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Birmingham City fans demand transparency from club over EFL charges

Birmingham City have been charged by the EFL for allegedly breaching the business plan imposed on the club by the league following sanctions last season – and now Blues fans want answers.

The Blues Trust have now written to the club following the charge, which came after their accounts revealed St Andrew’s was sold to one of the club’s subsidiaries to circumvent the EFL’s financial fair play rules.

Supporters were led to be believe at a meeting with the club hierarchy that the club were operating within the EFL business plan – but this may now not be the case.

“We now find that the truth is we appear to have been in breach of that plan,” the Blues Trust said.

“Although the EFL are yet to comment it seems unlikely to be coincidence that this declaration coincides with another extremely concerning set of accounts.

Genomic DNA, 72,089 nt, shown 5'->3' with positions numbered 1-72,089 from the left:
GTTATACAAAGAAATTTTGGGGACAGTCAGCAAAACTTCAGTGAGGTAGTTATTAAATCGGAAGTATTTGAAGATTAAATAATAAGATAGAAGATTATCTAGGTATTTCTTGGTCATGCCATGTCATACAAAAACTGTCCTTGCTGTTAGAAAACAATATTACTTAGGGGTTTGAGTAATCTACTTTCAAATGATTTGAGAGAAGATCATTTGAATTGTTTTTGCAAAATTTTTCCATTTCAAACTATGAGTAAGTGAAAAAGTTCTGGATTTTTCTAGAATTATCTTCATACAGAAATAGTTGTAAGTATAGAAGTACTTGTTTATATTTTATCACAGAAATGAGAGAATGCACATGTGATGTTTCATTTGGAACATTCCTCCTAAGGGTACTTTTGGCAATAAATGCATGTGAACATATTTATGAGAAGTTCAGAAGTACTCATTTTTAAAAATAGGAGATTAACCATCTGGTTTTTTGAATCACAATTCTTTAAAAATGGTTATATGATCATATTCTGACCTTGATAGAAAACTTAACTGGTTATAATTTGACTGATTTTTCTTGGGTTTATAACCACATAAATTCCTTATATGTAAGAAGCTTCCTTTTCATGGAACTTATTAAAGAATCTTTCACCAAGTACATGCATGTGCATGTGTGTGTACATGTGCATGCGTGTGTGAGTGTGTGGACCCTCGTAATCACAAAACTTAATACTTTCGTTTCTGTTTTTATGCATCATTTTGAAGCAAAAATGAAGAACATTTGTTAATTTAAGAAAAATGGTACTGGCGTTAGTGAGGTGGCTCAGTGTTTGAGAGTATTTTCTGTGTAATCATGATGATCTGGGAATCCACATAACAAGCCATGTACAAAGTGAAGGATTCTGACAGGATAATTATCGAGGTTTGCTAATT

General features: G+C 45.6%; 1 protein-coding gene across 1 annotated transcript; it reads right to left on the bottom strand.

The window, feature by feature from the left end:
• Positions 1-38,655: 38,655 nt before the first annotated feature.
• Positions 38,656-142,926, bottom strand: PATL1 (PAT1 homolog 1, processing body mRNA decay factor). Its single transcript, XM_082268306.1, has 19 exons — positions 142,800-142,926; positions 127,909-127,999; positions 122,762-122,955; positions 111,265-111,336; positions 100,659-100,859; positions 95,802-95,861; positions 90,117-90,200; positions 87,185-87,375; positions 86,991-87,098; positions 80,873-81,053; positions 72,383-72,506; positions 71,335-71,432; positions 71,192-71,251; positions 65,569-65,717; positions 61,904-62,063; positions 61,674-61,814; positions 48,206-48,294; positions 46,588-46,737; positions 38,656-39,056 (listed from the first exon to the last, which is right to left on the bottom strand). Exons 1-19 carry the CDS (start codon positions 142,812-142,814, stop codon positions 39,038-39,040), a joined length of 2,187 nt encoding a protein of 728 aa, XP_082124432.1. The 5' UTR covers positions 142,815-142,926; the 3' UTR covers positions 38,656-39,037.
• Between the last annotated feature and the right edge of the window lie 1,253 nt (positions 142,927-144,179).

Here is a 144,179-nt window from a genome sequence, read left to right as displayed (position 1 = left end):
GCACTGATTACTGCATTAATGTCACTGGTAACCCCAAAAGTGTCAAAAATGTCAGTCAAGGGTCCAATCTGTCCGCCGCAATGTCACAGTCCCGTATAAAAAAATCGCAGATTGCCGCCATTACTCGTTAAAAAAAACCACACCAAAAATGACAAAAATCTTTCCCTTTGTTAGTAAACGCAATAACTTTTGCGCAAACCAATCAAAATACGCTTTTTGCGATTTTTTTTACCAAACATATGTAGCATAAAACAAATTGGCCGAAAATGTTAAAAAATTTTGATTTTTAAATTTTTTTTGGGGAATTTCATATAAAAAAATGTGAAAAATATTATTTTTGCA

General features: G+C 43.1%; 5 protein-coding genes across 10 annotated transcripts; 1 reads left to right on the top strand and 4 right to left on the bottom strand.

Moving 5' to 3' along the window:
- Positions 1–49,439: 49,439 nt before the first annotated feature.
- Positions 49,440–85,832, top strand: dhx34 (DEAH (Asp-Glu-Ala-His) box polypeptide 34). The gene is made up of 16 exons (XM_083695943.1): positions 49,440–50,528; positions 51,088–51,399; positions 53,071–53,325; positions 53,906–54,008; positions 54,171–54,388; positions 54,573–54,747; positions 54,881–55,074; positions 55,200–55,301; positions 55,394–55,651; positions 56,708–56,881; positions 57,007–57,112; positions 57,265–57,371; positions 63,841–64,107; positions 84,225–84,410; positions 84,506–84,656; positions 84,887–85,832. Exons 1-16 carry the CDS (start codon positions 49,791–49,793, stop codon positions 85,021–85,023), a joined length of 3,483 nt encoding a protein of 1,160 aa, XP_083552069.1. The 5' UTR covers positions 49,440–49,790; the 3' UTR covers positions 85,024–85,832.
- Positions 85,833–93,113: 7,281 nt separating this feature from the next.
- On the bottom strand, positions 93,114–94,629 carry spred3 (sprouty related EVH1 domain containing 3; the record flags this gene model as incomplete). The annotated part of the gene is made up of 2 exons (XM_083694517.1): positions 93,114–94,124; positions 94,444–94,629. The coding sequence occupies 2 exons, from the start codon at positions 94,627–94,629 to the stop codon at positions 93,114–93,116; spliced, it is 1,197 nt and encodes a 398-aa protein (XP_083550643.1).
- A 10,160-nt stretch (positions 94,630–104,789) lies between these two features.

“Once again, the supporters have been misled, and once again treated with contempt by the club.

The sale of St Andrew’s to one of the clubs subsidiaries generated £22.7m for Birmingham City’s accounts, bringing their losses below £8m and within the £13m allowed by the EFL’s profit and sustainability rules.

Clubs selling their own grounds to subsidiaries is a controversial practice. Derby County and Sheffield Wednesday are two other Championship clubs that have recently sold their grounds to ‘themselves’ to sidestep financial fair play restrictions. The FSA argues that owners (or related parties to owners) should not be permitted to hold security over a club’s assets in this way.

The Blues Trust described the accounts as alarming and are now asking the club whether the sale was approved by the EFL, exactly what the EFL are investigation and in what way the club are being accused of infringing their business plan.

In a short statement the club denied the charges brought by the EFL and said they would be awaiting the outcome of the league’s disciplinary hearings before commenting further.

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